If your partner has recently been diagnosed with hearing loss, you may be wondering how you can support them as they adjust to their diagnosis and how you can minimise stress and miscommunication in your relationship at this time. Adjusting to any big life change can be challenging, particularly if it affects working life, socializing or self-confidence. If your partner's getting used to wearing hearing aids or facing the prospect of cochlear implant surgery, they may experience feelings of isolation, fear, anxiety and low mood. You'll naturally want to support your partner, but you may struggle to know what you can do in those early weeks and months after diagnosis. Here are three ways you can support your partner as they come to terms with their hearing loss:
Experience Hearing Loss For Yourself
If conversations between you and your partner can become tense due to the frustration that can comes with your partner not hearing parts of the conversation correctly, or if you have a tendency to feel impatient when you have to keep repeating yourself, your partner may feel like they've become a nuisance to you. Your partner explaining what their hearing loss is like for them can help you empathise, but experiencing what the world sounds like to them can change the way you approach conversations with your partner and help you develop more patience. There are apps available, such as Hearing Loss Simulator, that allows you to select the specific type of hearing loss your partner experiences and hear what they hear when you speak to them.
Be Involved In Medical Appointments
If your partner is happy for you to be involved in their medical appointments, attending the audiology clinic with them can be a practical way of showing them you care and want to fully understand the condition of their hearing health and treatment plan. You can ask the audiologist or specialist nurse any questions you have about your partner's hearing loss and write down important information relayed to your partner in case they miss parts of it. If your partner dreads hospital appointments, having company can help lift their spirits, and having you with them can empower them to ask questions or challenge anything in their care plan they are not happy with.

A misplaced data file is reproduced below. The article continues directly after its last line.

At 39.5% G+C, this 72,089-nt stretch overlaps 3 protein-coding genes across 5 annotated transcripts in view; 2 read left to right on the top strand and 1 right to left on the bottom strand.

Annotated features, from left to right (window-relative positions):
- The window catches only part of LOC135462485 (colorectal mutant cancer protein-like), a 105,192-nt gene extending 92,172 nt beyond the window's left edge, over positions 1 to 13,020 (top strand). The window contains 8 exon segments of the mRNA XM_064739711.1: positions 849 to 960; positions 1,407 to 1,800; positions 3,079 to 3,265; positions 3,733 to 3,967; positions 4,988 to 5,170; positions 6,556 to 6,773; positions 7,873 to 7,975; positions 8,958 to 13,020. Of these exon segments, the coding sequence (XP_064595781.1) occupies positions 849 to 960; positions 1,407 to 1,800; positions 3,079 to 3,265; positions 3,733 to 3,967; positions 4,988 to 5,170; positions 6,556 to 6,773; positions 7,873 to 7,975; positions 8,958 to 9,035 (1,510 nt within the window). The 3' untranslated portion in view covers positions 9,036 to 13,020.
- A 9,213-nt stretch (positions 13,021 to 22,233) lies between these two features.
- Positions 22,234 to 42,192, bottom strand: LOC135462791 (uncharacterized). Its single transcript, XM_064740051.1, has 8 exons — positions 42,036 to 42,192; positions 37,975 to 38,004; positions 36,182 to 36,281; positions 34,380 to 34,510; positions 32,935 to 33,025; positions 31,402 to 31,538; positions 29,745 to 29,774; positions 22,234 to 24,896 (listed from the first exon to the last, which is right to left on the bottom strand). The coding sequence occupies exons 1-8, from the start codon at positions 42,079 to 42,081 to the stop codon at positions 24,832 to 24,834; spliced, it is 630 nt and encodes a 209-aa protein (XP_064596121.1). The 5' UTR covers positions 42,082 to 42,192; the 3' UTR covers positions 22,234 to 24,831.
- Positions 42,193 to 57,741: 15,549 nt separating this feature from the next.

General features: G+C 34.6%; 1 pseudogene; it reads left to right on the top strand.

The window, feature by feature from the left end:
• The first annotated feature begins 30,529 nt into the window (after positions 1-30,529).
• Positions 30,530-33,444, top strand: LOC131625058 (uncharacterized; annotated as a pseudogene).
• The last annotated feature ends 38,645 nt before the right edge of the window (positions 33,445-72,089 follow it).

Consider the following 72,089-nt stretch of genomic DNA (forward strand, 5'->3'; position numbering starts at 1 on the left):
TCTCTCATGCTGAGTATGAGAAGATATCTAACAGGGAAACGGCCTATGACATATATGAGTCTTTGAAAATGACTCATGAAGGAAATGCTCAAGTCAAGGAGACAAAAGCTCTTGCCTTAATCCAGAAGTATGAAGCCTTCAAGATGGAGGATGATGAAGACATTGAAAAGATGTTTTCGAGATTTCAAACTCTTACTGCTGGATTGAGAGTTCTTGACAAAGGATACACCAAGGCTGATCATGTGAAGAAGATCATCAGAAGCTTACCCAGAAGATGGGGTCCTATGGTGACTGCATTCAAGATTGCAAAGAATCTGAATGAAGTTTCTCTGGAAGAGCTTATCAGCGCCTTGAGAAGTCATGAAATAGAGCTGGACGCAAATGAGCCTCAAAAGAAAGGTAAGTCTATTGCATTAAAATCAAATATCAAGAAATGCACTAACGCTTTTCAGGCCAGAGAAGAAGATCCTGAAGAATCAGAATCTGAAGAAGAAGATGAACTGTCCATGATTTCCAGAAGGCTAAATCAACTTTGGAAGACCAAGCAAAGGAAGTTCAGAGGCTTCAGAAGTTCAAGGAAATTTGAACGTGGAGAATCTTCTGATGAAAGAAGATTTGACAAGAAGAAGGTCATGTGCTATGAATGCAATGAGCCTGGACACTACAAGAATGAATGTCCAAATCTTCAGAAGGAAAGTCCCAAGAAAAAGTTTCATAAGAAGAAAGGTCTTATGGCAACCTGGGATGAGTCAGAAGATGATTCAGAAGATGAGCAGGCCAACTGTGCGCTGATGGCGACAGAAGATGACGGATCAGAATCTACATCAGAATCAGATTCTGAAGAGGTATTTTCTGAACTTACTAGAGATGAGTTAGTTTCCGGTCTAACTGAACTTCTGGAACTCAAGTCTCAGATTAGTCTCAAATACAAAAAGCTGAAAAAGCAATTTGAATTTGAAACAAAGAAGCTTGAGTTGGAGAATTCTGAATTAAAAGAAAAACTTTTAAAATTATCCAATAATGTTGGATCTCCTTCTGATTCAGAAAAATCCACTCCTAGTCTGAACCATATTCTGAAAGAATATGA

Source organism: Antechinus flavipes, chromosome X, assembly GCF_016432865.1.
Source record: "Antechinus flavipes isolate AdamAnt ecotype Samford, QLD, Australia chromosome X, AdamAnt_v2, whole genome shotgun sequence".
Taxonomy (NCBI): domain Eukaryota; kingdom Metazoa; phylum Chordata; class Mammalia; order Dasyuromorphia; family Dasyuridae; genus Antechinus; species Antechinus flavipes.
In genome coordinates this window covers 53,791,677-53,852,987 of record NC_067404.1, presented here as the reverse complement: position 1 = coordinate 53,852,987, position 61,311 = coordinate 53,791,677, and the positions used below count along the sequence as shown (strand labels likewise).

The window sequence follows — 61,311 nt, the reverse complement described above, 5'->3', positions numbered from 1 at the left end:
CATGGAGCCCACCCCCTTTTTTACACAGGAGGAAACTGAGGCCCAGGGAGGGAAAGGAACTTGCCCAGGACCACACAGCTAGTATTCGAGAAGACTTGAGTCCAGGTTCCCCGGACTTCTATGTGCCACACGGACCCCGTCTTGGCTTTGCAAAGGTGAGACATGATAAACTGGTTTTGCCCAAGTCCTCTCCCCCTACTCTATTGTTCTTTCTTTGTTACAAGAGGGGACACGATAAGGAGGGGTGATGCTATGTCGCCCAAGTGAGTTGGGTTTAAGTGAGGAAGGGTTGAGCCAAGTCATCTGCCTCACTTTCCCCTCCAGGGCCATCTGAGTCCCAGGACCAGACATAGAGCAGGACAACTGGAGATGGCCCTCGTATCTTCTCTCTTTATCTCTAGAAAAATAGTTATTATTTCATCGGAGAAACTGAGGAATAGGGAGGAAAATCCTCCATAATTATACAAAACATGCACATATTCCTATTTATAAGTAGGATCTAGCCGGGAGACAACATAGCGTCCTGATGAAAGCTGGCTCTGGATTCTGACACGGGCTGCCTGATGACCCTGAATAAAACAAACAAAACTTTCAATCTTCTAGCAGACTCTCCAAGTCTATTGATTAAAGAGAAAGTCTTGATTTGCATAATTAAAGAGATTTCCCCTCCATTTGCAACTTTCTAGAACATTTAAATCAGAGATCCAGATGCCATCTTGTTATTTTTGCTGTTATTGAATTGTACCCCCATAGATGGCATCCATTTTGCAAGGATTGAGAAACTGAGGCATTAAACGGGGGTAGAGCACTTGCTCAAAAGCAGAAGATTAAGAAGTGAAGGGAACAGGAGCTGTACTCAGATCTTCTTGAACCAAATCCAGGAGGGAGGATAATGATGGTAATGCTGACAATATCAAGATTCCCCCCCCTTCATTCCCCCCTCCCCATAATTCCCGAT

Try Aural Rehabilitation
You and your partner can attend aural rehabilitation sessions together, and these sessions are conducted by speech-language therapists. The aim of aural rehabilitation is to teach new ways of communicating that prevent frustration and improve your ability to understand each other. Your therapist may cover topics that include the interpretation of visual cues, the impact of background noise, lip-reading skills, learning to listen when you have a new hearing aid and the importance of rephrasing sentences rather than repeating them.
These are just a few examples of how you can support your partner with hearing loss. You may also benefit for attending couples counselling together or spending extra time connecting with your partner doing something you both enjoy.
Hello, my name is Liam and I live in Alice Springs, Australia. I work pretty hard every day out on my farm, so it isn't unusual for me to have aches and pains. I hate going to the doctor so I normally pop a couple of painkillers or open a cold beer to deal with the discomfort. However, my wife kept on nagging me to see a doctor, which I eventually did. The doctor at Fidelity Health Choice discovered that I had a rare infection which was causing the pain. After a course of drugs, I fully recovered. I now attend regular appointments. I hope you enjoy my health and wellbeing blog.